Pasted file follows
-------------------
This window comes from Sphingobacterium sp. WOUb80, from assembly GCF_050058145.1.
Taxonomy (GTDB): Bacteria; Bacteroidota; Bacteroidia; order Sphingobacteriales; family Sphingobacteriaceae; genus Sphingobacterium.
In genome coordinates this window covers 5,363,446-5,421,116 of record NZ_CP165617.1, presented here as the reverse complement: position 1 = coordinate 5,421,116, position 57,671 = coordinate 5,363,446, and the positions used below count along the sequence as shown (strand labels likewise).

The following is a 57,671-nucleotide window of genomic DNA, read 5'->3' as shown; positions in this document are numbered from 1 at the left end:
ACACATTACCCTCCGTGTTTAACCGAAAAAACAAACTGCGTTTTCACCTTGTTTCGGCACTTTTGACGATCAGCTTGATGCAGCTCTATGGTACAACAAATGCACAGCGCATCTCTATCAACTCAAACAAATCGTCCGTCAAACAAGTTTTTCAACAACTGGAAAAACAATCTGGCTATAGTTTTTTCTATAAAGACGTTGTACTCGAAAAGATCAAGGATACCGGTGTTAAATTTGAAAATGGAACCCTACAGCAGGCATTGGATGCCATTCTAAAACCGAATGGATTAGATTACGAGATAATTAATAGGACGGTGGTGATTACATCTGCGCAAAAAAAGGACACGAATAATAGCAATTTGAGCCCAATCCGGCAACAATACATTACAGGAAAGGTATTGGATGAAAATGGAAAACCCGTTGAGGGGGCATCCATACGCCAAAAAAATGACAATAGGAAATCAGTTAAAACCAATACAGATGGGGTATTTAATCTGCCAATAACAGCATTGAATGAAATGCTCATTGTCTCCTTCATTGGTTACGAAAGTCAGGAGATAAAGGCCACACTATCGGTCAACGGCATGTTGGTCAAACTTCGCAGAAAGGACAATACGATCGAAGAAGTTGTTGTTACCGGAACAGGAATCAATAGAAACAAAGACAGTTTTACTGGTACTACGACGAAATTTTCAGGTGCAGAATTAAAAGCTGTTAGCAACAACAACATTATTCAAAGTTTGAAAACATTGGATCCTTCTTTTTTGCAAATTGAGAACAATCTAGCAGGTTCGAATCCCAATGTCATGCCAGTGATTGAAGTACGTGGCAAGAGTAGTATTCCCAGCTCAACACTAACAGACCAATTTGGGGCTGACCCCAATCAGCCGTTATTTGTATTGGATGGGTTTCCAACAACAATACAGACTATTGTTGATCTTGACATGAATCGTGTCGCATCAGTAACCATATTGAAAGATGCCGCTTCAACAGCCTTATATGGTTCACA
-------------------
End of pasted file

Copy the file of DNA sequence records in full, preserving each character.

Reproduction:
This window comes from Sphingobacterium sp. WOUb80, from assembly GCF_050058145.1.
Taxonomy (GTDB): Bacteria; Bacteroidota; Bacteroidia; order Sphingobacteriales; family Sphingobacteriaceae; genus Sphingobacterium.
In genome coordinates this window covers 5,363,446-5,421,116 of record NZ_CP165617.1, presented here as the reverse complement: position 1 = coordinate 5,421,116, position 57,671 = coordinate 5,363,446, and the positions used below count along the sequence as shown (strand labels likewise).

The following is a 57,671-nucleotide window of genomic DNA, read 5'->3' as shown; positions in this document are numbered from 1 at the left end:
ACACATTACCCTCCGTGTTTAACCGAAAAAACAAACTGCGTTTTCACCTTGTTTCGGCACTTTTGACGATCAGCTTGATGCAGCTCTATGGTACAACAAATGCACAGCGCATCTCTATCAACTCAAACAAATCGTCCGTCAAACAAGTTTTTCAACAACTGGAAAAACAATCTGGCTATAGTTTTTTCTATAAAGACGTTGTACTCGAAAAGATCAAGGATACCGGTGTTAAATTTGAAAATGGAACCCTACAGCAGGCATTGGATGCCATTCTAAAACCGAATGGATTAGATTACGAGATAATTAATAGGACGGTGGTGATTACATCTGCGCAAAAAAAGGACACGAATAATAGCAATTTGAGCCCAATCCGGCAACAATACATTACAGGAAAGGTATTGGATGAAAATGGAAAACCCGTTGAGGGGGCATCCATACGCCAAAAAAATGACAATAGGAAATCAGTTAAAACCAATACAGATGGGGTATTTAATCTGCCAATAACAGCATTGAATGAAATGCTCATTGTCTCCTTCATTGGTTACGAAAGTCAGGAGATAAAGGCCACACTATCGGTCAACGGCATGTTGGTCAAACTTCGCAGAAAGGACAATACGATCGAAGAAGTTGTTGTTACCGGAACAGGAATCAATAGAAACAAAGACAGTTTTACTGGTACTACGACGAAATTTTCAGGTGCAGAATTAAAAGCTGTTAGCAACAACAACATTATTCAAAGTTTGAAAACATTGGATCCTTCTTTTTTGCAAATTGAGAACAATCTAGCAGGTTCGAATCCCAATGTCATGCCAGTGATTGAAGTACGTGGCAAGAGTAGTATTCCCAGCTCAACACTAACAGACCAATTTGGGGCTGACCCCAATCAGCCGTTATTTGTATTGGATGGGTTTCCAACAACAATACAGACTATTGTTGATCTTGACATGAATCGTGTCGCATCAGTAACCATATTGAAAGATGCCGCTTCAACAGCCTTATATGGTTCACA